Talent

Train Employees to Avoid These 3 Leadership Mistakes

Leadership expert John Hamm, author of Unusually Excellent: The Necessary Nine Skills Required for the Practice of Great Leadership (Jossey-Bass/A Wiley Imprint, February 2011, www.unusuallyexcellent.com), has spent his career studying the practitioners of unusually excellent leadership via his work as a CEO, venture capitalist, board member, high-level consultant, and professor of leadership at the Leavey School of Business at Santa Clara University.

According to Hamm, there are seven leadership mistakes that put your team in danger of failing elegantly—along with some remedies to get them back into the winner’s mindset. For the first four mistakes, click here. [Marketing: Please link to August 26 issue.]

5. Encouraging “editorialized” data. One of the most pernicious points where failure can take hold is in the feedback process. Leaders, being eternal optimists and enthusiasts, also have a dangerous tendency to signal, often unconsciously, their dislike of bad news, their inner revulsion toward failure. When that happens—especially when that leader hasn’t regularly established an absolute demand for accurate, objective data—subordinates will begin to shape and color the data to meet the leader’s hopeful expectations and emotional needs, rather than the leader’s intellectual needs. The feedback data start becoming corrupted, and that in turn, begins to undermine the overall strategy—until the likelihood of success itself begins to plummet.


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“Unusually excellent leaders demand that performance feedback data be delivered promptly and be uncolored, objective, plentiful, and robust,” says Hamm. “This data is used to figure out what is working and what isn’t, so that corrections to course and speed can be made.”

6. Failing to measure what matters. The right metrics will serve you in enormously useful ways. As the Crosby Quality Institute reminds us: You will get what you inspect, not what you expect.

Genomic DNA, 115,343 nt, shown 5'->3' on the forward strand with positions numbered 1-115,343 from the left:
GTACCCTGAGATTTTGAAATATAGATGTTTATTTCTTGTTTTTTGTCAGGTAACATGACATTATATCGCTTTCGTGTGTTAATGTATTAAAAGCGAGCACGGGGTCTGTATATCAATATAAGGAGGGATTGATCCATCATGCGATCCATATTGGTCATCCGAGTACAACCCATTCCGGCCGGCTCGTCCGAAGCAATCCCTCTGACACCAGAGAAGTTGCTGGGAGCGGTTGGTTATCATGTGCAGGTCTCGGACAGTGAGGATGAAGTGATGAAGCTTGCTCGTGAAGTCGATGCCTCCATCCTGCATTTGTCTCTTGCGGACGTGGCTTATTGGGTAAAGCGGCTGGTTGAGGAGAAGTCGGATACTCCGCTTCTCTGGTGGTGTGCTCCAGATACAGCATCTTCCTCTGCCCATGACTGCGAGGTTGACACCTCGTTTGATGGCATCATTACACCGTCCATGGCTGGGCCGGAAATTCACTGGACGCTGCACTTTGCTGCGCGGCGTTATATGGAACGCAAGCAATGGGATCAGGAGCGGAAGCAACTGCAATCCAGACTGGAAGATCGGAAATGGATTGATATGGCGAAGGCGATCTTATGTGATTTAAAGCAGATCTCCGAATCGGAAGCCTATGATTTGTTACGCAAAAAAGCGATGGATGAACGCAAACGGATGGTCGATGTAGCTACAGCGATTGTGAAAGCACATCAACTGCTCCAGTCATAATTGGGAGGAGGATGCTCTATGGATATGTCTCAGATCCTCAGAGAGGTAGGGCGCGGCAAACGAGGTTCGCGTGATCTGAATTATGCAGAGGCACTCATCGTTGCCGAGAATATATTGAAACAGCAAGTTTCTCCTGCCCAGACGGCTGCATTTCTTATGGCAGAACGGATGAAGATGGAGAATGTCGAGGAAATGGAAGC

Hamm writes about one CEO who was constantly entertaining requests from his sales force for changes to the company’s product line—change orders—in response to “customer requests.” In this case, very few of these requested changes, which came at great expense in engineering time and cost, resulted in orders from the people who had passionately argued the case. Instead of getting upset about it, the CEO simply asked that the team begin to track the percentage of change orders resulting in sales orders, and—what do you know?—this costly practice came to a screeching halt as soon as the sales force knew their bosses were looking at these data, by salesperson, every month.

“Measuring what matters is perhaps the very highest use of leadership authority in leading the domain of execution,” explains Hamm. “Once the plan is set, the resources and funding are committed, and the action starts, there is mostly just feedback and response to the unknowns of the battle to be managed. The one thing you must have, to make the real-time course corrections that will inevitably be required, is good data. Invest in the design and the machinery required to gather, analyze, and present the data you need—quickly, accurately, and easily. This, more than anything else, will serve your leadership needs in the arena of live ammo—where the score is kept, the winners get to keep playing, and the losers go home.”


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7. Allowing an ABSOLUTE commitment to winning to slip. A tolerance for excuses, corrupt data that compromise strategy, and a distorted view of what is really happening “out there” are akin to boiling a frog one degree at a time. The frog can’t tell how hot the water has gotten until it is dead. But if you put all these factors together and add the heightened sense of urgency that always characterizes the execution phase, you’ll have plenty of the necessary ingredients in place for systematic failure. The key factor is the resignation and rationalization that occurs when we conclude that winning seems out of reach.

“These are dark moments for any team,” says Hamm. “And yet, we all know that we should leave it all on the field and, as the saying goes, ‘win or die trying.’ But when you’ve already begun to distance yourself from your absolute commitment to winning, you start blaming everything and everyone—your teammates, the strategy, bad luck, crooked competitors, insufficient support, and, most of all, the man or woman in charge. The fact that many people—the honest and secure ones first—see what’s happening and hold the behavior in contempt often proves to be an effective vaccine against the contagion spreading.

“Passive acceptance of failure, and the rationalization that always goes with it, is a cancer that can begin anywhere in the organization, then metastasize to every office, including your own,” says Hamm. “You can prevent it by setting clear and precise standards of behavior for everyone on the team, as well as clear consequences for the violation of those standards. And you can control it through continuous and open communication with every member of your team.”

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